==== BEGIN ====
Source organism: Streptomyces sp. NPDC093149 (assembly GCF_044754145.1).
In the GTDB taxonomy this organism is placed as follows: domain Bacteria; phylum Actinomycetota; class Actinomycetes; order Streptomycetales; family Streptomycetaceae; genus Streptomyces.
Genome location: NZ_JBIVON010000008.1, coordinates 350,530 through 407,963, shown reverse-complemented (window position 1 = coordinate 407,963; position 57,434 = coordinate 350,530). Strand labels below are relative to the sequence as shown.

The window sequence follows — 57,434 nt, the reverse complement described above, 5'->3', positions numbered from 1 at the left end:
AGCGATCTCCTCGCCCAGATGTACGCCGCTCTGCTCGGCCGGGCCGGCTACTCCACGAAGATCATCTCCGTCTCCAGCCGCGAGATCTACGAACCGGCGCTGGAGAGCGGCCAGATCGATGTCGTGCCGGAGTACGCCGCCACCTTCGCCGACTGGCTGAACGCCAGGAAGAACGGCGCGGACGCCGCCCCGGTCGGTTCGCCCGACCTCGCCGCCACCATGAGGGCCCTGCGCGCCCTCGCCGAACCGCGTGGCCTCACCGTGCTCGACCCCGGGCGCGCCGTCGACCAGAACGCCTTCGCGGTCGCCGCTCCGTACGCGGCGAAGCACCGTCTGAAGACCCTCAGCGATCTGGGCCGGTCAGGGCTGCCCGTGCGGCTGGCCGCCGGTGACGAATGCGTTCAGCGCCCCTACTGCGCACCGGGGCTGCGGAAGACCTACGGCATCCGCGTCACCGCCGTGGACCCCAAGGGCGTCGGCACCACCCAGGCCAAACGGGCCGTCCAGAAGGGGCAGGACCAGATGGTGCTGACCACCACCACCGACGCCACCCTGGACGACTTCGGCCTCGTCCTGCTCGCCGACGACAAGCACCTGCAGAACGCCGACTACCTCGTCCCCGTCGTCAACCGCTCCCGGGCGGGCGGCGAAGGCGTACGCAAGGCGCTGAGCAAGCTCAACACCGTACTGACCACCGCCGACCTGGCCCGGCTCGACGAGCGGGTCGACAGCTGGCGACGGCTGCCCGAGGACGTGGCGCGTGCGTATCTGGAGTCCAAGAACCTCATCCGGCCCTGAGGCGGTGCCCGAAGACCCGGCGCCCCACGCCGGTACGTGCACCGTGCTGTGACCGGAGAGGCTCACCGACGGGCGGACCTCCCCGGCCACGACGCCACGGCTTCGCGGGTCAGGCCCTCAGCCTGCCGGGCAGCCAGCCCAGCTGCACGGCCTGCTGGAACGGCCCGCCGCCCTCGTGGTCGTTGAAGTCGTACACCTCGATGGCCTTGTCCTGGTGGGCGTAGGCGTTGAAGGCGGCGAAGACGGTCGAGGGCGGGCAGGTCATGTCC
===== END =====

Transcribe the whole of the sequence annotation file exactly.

Source organism: Streptomyces sp. NPDC093149 (assembly GCF_044754145.1).
In the GTDB taxonomy this organism is placed as follows: domain Bacteria; phylum Actinomycetota; class Actinomycetes; order Streptomycetales; family Streptomycetaceae; genus Streptomyces.
Genome location: NZ_JBIVON010000008.1, coordinates 350,530 through 407,963, shown reverse-complemented (window position 1 = coordinate 407,963; position 57,434 = coordinate 350,530). Strand labels below are relative to the sequence as shown.

The window sequence follows — 57,434 nt, the reverse complement described above, 5'->3', positions numbered from 1 at the left end:
AGCGATCTCCTCGCCCAGATGTACGCCGCTCTGCTCGGCCGGGCCGGCTACTCCACGAAGATCATCTCCGTCTCCAGCCGCGAGATCTACGAACCGGCGCTGGAGAGCGGCCAGATCGATGTCGTGCCGGAGTACGCCGCCACCTTCGCCGACTGGCTGAACGCCAGGAAGAACGGCGCGGACGCCGCCCCGGTCGGTTCGCCCGACCTCGCCGCCACCATGAGGGCCCTGCGCGCCCTCGCCGAACCGCGTGGCCTCACCGTGCTCGACCCCGGGCGCGCCGTCGACCAGAACGCCTTCGCGGTCGCCGCTCCGTACGCGGCGAAGCACCGTCTGAAGACCCTCAGCGATCTGGGCCGGTCAGGGCTGCCCGTGCGGCTGGCCGCCGGTGACGAATGCGTTCAGCGCCCCTACTGCGCACCGGGGCTGCGGAAGACCTACGGCATCCGCGTCACCGCCGTGGACCCCAAGGGCGTCGGCACCACCCAGGCCAAACGGGCCGTCCAGAAGGGGCAGGACCAGATGGTGCTGACCACCACCACCGACGCCACCCTGGACGACTTCGGCCTCGTCCTGCTCGCCGACGACAAGCACCTGCAGAACGCCGACTACCTCGTCCCCGTCGTCAACCGCTCCCGGGCGGGCGGCGAAGGCGTACGCAAGGCGCTGAGCAAGCTCAACACCGTACTGACCACCGCCGACCTGGCCCGGCTCGACGAGCGGGTCGACAGCTGGCGACGGCTGCCCGAGGACGTGGCGCGTGCGTATCTGGAGTCCAAGAACCTCATCCGGCCCTGAGGCGGTGCCCGAAGACCCGGCGCCCCACGCCGGTACGTGCACCGTGCTGTGACCGGAGAGGCTCACCGACGGGCGGACCTCCCCGGCCACGACGCCACGGCTTCGCGGGTCAGGCCCTCAGCCTGCCGGGCAGCCAGCCCAGCTGCACGGCCTGCTGGAACGGCCCGCCGCCCTCGTGGTCGTTGAAGTCGTACACCTCGATGGCCTTGTCCTGGTGGGCGTAGGCGTTGAAGGCGGCGAAGACGGTCGAGGGCGGGCAGGTCATGTCC